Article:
First students to stage their own sit-in honored

Several dozen people of all ages and skin color gathered on Wrenn Street behind the former Woolworth’s building Wednesday afternoon to watch the unveiling of a monument commemorating the Feb. 11, 1960, sit-in organized by William-Penn High School students.

Council member Mary Lou Blakeney , who, at 15, was one of the student participants, opened the ceremony and introduced several speakers.

She asked the members of the audience who participated in the sit-ins and the marches to join her at the podium.

Blakeney recalled that the sit-ins moved from Woolworth’s to stand-ins at local movie theaters, church pray-ins and swim-ins at City Lake Park.

Carlvena Foster told the audience that High Point youths were the first high school students in the nation to stage their own civil rights activities.

From these activities, the city’s human relations commission was founded. The commission still works today to bridge the gaps among the city’s different cultures.

“Imagine the courage it took four high school students to walk down the street, enter Woolworth’s and sit down respectfully at the lunch counter that day,” said Mayor Becky Smothers . She had shared the same thought with her granddaughter earlier in the day.

Smothers gave a key to the city to the Rev. B.E. Cox , who helped the high school students organize their event a few days after Greensboro’s famous sit-ins. He is one of the original Freedom Riders, and one of three still living today.

Ron Wilkins , former councilman, read “A Seat at the Table,” a poem he wrote just for the event.

“I could not do what I do if not for your courageous acts,” said Bruce Davis , High Point native and Guilford County commissioner, to the former high school students and civil rights leaders.

After prayers and speeches, Jay Warren of Warren Sculpture Studios of Oregon helped unveil the monument, which he designed and created.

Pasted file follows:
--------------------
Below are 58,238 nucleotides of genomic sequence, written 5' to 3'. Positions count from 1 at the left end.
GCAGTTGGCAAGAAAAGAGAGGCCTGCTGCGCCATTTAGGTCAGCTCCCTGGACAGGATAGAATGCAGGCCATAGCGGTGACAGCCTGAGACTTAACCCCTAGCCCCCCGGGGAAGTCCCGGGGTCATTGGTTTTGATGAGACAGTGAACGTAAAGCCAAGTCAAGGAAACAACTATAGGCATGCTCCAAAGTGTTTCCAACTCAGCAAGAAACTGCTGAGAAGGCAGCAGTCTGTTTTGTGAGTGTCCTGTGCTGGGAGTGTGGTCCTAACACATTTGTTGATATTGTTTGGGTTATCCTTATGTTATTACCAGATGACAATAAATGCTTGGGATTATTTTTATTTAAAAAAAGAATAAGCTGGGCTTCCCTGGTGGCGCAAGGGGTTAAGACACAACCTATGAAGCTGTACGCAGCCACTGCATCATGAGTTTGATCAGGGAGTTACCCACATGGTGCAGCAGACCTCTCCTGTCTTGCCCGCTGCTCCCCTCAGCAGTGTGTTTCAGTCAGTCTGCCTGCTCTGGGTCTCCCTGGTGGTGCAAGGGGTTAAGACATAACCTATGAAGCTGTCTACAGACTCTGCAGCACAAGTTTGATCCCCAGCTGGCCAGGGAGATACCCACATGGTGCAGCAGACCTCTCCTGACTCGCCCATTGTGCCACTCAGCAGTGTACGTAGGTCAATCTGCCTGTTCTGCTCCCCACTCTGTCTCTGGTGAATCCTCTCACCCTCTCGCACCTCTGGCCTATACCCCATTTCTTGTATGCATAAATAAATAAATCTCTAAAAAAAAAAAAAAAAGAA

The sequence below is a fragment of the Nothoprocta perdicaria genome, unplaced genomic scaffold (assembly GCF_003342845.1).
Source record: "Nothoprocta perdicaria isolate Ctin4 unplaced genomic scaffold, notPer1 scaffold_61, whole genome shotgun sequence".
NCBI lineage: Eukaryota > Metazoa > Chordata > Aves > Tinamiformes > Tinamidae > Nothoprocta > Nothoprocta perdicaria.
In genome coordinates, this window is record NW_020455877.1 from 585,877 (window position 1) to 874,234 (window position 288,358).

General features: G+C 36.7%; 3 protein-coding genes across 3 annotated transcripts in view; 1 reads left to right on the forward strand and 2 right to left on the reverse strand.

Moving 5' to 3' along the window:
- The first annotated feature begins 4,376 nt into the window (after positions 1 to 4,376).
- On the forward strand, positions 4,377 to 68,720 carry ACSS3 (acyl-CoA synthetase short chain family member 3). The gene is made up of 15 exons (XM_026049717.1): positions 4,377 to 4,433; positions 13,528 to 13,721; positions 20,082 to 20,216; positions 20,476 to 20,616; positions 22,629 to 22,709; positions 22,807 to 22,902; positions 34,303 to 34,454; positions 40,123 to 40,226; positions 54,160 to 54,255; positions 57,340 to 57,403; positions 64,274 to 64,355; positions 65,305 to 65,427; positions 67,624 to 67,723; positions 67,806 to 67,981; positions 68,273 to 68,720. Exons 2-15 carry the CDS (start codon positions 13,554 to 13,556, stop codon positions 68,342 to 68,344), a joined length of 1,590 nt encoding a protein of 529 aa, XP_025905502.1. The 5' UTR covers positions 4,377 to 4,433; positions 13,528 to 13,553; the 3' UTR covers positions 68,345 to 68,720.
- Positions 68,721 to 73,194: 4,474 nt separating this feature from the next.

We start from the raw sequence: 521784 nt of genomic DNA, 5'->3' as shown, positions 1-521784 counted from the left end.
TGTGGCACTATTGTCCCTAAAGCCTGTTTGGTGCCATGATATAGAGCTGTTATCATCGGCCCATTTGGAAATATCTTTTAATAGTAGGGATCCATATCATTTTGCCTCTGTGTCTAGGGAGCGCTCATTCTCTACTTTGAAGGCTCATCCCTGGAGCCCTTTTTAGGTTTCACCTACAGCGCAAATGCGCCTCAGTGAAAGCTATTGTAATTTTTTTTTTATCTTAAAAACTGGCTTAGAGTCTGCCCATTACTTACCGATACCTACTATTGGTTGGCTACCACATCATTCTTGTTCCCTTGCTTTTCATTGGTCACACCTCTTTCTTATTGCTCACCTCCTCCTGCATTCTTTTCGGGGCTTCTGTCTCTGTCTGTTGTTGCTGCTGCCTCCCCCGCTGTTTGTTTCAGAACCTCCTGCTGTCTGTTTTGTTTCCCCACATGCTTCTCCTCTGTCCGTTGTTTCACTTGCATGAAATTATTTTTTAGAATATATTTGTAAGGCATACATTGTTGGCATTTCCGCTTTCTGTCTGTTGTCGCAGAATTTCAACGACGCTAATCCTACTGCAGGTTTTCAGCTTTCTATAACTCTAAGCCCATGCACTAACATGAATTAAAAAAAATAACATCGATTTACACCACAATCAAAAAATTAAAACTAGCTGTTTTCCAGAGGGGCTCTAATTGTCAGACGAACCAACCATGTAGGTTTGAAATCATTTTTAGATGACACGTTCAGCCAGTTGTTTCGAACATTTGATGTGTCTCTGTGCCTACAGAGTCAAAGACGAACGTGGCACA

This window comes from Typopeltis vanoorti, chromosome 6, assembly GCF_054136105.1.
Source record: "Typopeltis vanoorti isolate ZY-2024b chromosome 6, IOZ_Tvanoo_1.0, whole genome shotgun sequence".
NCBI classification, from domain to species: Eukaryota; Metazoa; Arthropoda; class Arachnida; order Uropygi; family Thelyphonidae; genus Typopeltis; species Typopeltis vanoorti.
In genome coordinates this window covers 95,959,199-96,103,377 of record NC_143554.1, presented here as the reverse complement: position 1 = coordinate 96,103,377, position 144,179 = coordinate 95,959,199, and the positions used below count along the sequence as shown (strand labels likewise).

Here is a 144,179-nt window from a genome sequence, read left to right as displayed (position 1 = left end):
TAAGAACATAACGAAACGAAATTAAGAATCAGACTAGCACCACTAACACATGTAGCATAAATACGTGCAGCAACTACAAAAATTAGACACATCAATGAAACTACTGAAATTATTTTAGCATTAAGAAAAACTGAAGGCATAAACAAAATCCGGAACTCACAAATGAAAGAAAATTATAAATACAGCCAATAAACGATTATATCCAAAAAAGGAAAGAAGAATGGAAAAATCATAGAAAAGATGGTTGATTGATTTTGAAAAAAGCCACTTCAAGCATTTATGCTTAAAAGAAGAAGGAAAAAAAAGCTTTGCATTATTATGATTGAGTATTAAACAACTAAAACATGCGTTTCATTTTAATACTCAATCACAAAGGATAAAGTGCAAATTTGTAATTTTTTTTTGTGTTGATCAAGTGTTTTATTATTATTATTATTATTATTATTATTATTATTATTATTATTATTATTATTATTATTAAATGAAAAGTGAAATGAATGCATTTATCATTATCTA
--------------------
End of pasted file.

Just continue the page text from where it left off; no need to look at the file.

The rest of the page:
Lawrence Graves , 80, said the monument is one of the better things that could have happened to the city. With the nation facing an economic crisis, Graves said the High Point sit-ins serve as an example of what can be done when people work together.

“We need to be willing to work together to hold elected officials accountable, to work together to make this a better place to live,” he said. “The sit-ins demonstrate what people can do if people work together for the good of the whole.”

Graves was a police officer at the time of the sit-ins. He trained German shepherds, which he gave to Cox to protect him at his home during the tumultuous time.

Foster, 10 at time of the sit-ins, remembers watching the arrests and events on television. “It was scary as a child because we didn’t understand the significance.”

“It means so much,” said Maria Fleming , who was 12 at the time of the sit-ins. “I remember when we couldn’t drink out of the water fountains.”

“I could cry. I could shout and cry. I really could,” said Mary Reese , who was 17 in 1960.

“It’s about educating the children,” Blakeney said. The history needs to be shared so similar race relations do not occur again. She told young members in the audience that if they can eat where they want, sit where they want, travel however they want and stay where they want, they need to thank someone.

Contact E.A. Seagraves at 883-4422, Ext. 241, or

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